Writing a business plan for the first time can be daunting and confusing. Why should I write one? Where do I even start? How will this improve the success of my business?
In this article, we answer all of these questions in a step by step guide on how to write your first business plan from scratch.
Should I Write a Business Plan?
There seems to be a debate on whether or not a business plan is relevant. Many of today’s biggest companies started without one. This leads many people to believe that it isn’t useful, let alone necessary for success.
However, a recent study examined 11,046 small businesses and looked at the correlation between their success and whether or not they had a business plan. The study concluded that companies that used a business plan grew 30% faster than their counterparts. In fact, 71% of fast-growing companies have business plans.
Having a plan also can also assist with organization and consistency. By having a plan written out, it allows an entrepreneur to refer back to the outline and make sure everything in their business is operating efficiently, and as expected.
Business Plan Composition
The first step in writing a successful business plan is deciding its structure. For the sake of simplicity, we’ll stick to a 5-page business plan template. The composition of this 5-section template will be broken down into:
- Competitive Analysis
In this section, you’re essentially providing a general breakdown of your business. This can begin with simple details such as the business name, location, legal structure, and a description of what the business does. If you’re creating a plan for an existing company, it will likely have sales, return on investments and all other financial information.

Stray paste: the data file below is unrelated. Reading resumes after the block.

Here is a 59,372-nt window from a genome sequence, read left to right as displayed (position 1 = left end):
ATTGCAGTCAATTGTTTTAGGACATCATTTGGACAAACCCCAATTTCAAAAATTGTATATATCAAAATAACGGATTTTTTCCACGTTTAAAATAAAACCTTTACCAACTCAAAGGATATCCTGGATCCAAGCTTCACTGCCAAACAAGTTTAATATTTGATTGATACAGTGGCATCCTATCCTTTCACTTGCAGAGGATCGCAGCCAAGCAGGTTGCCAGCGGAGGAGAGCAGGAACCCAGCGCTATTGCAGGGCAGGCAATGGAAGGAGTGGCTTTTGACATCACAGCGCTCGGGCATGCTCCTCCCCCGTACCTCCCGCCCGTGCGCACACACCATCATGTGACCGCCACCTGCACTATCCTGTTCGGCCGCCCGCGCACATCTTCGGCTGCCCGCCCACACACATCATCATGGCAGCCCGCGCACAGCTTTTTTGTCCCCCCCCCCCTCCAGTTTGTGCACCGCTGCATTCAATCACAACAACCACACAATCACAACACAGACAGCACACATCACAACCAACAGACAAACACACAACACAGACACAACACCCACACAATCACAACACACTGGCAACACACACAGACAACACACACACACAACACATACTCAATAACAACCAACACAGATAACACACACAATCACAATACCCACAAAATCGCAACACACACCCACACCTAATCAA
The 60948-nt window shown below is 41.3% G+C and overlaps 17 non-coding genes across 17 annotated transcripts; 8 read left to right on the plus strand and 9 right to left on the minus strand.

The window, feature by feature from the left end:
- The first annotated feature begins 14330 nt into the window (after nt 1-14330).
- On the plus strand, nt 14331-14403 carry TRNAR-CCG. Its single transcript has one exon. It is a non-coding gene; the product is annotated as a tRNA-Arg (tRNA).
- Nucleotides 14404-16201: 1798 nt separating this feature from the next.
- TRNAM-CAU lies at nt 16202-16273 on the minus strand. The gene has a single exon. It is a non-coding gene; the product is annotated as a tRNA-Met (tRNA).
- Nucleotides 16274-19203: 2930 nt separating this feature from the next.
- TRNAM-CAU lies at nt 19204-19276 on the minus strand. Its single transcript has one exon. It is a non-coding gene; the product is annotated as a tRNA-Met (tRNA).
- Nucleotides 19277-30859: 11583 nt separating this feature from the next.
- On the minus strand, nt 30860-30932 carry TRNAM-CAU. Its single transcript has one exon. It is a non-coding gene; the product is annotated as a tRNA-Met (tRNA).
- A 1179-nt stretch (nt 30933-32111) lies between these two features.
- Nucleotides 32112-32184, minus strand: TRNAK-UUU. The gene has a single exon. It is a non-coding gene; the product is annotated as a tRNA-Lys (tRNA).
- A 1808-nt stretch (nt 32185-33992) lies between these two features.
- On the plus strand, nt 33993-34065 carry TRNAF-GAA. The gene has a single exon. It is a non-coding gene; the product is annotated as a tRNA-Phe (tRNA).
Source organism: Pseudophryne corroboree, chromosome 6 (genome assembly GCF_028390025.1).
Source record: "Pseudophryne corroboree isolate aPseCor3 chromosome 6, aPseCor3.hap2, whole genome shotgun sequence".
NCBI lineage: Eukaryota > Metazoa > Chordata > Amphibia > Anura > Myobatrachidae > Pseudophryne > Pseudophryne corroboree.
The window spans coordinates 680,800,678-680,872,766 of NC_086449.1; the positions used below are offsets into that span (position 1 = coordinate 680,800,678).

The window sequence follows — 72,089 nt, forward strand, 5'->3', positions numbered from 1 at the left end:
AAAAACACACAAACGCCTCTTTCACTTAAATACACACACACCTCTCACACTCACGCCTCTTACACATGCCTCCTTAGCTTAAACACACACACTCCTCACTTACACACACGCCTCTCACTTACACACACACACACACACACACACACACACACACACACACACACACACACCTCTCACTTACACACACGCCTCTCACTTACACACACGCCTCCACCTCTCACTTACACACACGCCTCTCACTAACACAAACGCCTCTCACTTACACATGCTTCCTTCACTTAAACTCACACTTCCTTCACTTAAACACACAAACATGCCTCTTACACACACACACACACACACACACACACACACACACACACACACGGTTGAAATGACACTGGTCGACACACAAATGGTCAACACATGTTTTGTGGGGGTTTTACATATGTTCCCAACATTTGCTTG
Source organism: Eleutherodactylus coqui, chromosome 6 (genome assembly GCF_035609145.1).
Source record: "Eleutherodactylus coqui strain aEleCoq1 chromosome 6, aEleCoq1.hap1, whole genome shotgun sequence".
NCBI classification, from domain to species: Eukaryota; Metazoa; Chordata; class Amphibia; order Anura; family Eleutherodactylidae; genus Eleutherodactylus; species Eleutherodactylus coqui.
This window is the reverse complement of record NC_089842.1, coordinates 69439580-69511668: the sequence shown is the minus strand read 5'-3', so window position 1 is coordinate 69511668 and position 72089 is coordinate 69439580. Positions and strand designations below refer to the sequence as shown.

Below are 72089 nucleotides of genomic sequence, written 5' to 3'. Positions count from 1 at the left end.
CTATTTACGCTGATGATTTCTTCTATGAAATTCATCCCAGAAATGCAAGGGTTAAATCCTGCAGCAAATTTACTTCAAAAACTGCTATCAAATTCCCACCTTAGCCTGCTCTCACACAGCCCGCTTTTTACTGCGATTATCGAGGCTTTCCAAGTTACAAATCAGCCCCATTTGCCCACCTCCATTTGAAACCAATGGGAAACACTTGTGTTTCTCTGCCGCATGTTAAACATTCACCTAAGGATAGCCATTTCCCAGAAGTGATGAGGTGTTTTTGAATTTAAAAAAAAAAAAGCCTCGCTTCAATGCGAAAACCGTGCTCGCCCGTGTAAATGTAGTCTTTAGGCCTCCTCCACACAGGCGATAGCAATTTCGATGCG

A mission statement is also usually included in this section. The best mission statements include the company’s values, vision, and mission. Furthermore, the statement should be clear, concise, and easy for the reader to understand.
The company’s structure of responsibility should be mapped out in this section as well. This should outline who’s in charge of the sales, marketing, and finance areas of a company for instance.
While it’s the first thing that people will read, we generally advise that you write the overview last. Why? Because once you know the details of your business inside and out, you will be better prepared to write your overview.
You want to start by describing the industry you’re competing in and the markets you’re targeting. It is crucial for all business owners to be up-to-date with their industry. This can include familiarity with industry trends, innovations, and shifts. Once we know this, we can identify what our competitive advantage is. A competitive advantage is any strategy that puts a company in a favorable business position over its competitors.
In this section, you want to describe as much about your competitors, supplier and buyer powers, and external threats. This can all be scoped through traditional industry analysis.